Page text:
Concurrent segmentation of the prostate on MRI and CT via linked statistical shape models for radiotherapy planning
(a) MR image with prostate gland boundary delineated in 2D. (b) 3D rendering of the prostate shape as seen on MRI. (c) 2D CT image of the prostate, and (d) 2D CT image with delineation of the prostate gland overlaid. (e) 3D rendering of the prostate as seen on CT.
Examples of (a) small FOV diagnostic MRI, (b) large FOV planning MRI, and (c) planning CT images of the prostate. Note that unlike in Figs. 2(a) and 2(b), the prostate is not discernible on the CT [Fig. 2(c)]. The planning MRI serves as a conduit, by overcoming the differences in FOV between CT and diagnostic MRI, to register the diagnostic MRI with the corresponding planning CT.
Summary of the fLSSM strategy for prostate segmentation on CT and MRI. The first step (module 1) shows the fusion of MR and CT imagery. The diagnostic and planning MRI are first affinely registered (shown via a checker-board form) followed by an elastic registration of planning MRI to corresponding CT. The diagnostic MRI can then be transformed to the planning CT (shown as overlayed images). The second step (module 2) shows the construction of the fLSSM where PCA is performed on aligned training samples of prostates from both CT and MRI such that their shape variations are then linked together. Thus, for any standard deviation from the mean shape, two different but corresponding prostate shapes can be generated on MRI and CT. The last step (module 3) illustrates the fLSSM-based MRI-CT segmentation process, where we extract different kinds of features from each image to train a random forest classifier which is combined with a probabilistic atlas to identify voxels that are likely to be inside the prostate. The fLSSM, which is concurrently initialized on the classification result on both MRI and CT, is subsequently evolved to yield concurrent segmentations on both modalities.
Representative gradient feature images (a) and (b) on MRI, (c) and (d) on CT.
Summary of the different types of ground truth used for training and testing the various SSMs considered in this study. Expert, trainee and MRI-CT registration based ground truth are shown on the left side of the figure (respectively in red, green and blue). The right side of the figure shows the automatic segmentations via the different SSMs compared against the expert ground truth, the automated segmentations are shown in yellow.
3D renderings of MRI and CT segmentation results for a patient study, where the surface is colored to reflect the surface errors (in mm) between prostate surface segmentation and the associated . Segmentation of prostate on (a) CT using the ctSSM evaluated agianst , (b) CT using the xLSSM evaluated agianst , (c) CT using fLSSM evaluated against , (d) CT using tLSSM(1) evaluated against , (e) CT using tLSSM(2) evaluated against , and (f) MRI using any LSSM evaluated against .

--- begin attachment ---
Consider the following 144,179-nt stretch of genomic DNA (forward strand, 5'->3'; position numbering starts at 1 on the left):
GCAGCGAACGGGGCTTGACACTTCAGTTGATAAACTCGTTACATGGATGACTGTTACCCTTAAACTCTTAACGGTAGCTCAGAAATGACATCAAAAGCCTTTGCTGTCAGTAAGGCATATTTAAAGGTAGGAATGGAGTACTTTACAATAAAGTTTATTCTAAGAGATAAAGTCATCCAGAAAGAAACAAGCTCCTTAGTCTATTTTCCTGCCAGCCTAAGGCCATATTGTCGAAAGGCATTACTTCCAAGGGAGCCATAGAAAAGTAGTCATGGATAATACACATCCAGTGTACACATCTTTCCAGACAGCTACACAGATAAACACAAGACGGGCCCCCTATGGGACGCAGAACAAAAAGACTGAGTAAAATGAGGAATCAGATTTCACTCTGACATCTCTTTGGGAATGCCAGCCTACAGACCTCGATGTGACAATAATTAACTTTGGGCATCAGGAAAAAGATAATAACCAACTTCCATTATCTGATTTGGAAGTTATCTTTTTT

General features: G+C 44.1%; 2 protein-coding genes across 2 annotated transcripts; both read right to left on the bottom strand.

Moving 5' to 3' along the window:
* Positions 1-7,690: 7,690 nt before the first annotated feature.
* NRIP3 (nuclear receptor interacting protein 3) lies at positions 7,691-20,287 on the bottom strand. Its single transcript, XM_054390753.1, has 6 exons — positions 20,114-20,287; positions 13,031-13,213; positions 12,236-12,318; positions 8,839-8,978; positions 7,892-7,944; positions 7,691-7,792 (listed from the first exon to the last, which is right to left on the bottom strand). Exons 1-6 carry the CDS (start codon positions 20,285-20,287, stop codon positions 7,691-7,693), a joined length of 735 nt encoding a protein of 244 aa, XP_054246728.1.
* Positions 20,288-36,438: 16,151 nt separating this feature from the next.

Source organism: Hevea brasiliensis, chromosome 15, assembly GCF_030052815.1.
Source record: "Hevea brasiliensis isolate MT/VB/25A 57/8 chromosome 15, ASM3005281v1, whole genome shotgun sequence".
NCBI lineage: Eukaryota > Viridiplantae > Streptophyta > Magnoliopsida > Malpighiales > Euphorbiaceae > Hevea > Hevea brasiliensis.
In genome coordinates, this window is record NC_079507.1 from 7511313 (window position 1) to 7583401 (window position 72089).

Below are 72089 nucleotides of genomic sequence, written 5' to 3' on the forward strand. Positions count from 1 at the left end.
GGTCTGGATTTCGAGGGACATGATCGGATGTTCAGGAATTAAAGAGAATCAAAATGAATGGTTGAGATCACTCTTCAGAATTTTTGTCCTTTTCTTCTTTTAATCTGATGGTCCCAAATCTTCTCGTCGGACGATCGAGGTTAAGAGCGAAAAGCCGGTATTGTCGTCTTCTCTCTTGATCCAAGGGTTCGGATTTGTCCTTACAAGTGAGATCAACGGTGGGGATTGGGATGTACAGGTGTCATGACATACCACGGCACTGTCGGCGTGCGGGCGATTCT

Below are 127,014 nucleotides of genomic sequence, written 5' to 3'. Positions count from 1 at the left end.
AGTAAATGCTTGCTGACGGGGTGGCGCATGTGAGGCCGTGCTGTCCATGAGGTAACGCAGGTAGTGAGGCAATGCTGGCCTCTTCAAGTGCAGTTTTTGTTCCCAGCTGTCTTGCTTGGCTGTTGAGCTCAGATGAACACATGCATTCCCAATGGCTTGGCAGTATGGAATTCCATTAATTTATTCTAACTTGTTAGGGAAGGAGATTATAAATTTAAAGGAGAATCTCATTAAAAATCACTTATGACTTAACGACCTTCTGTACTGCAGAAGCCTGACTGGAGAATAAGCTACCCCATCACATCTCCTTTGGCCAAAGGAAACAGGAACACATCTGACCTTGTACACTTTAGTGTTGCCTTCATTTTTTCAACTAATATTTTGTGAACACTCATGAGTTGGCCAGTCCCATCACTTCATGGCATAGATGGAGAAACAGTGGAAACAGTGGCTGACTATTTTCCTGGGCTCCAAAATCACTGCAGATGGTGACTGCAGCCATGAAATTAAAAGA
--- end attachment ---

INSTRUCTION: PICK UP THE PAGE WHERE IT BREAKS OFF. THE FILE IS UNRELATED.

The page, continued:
Leave-one-out reconstruction accuracy obtained for each patient study using both MRI and CT shapes. The bars on the left for a patient study represent the DSC obtained on MRI, while the bars on the right represent the DSC obtained on CT.
The average DSC obtained over ten runs when evolving the fLSSM on each patient study. For each of the ten runs, a random subset of voxels was sampled for the random forest classifier and a random perturbation was added to the centroid initialization. The bars on the left for a patient study represent the DSC obtained on MRI, while the bars on the right represent the DSC obtained on CT. The error bars represent the standard deviation in DSC for the ten runs on each patient study.
Prostate CT segmentation results for each of the 20 patient studies used in this study. Error bars representing the standard deviation in DSC over ten runs are also shown.
Table of commonly used notation.
Summary of the prostate image data sets acquired for each of 20 patients considered in this study.
Mean DSC and MAD for prostate MRI to CT registration, along with their associated standard deviations, calculated over all 20 patient studies.
Mean DSC and MAD for prostate MRI segmentation using the different LSSMs.
Mean DSC and MAD for prostate CT segmentation using the different SSMs.
p-values from two-tailed paired t-tests to identify whether there are statistically significant differences between CT segmentation results (in terms of DSC) of different pairs of SSMs.
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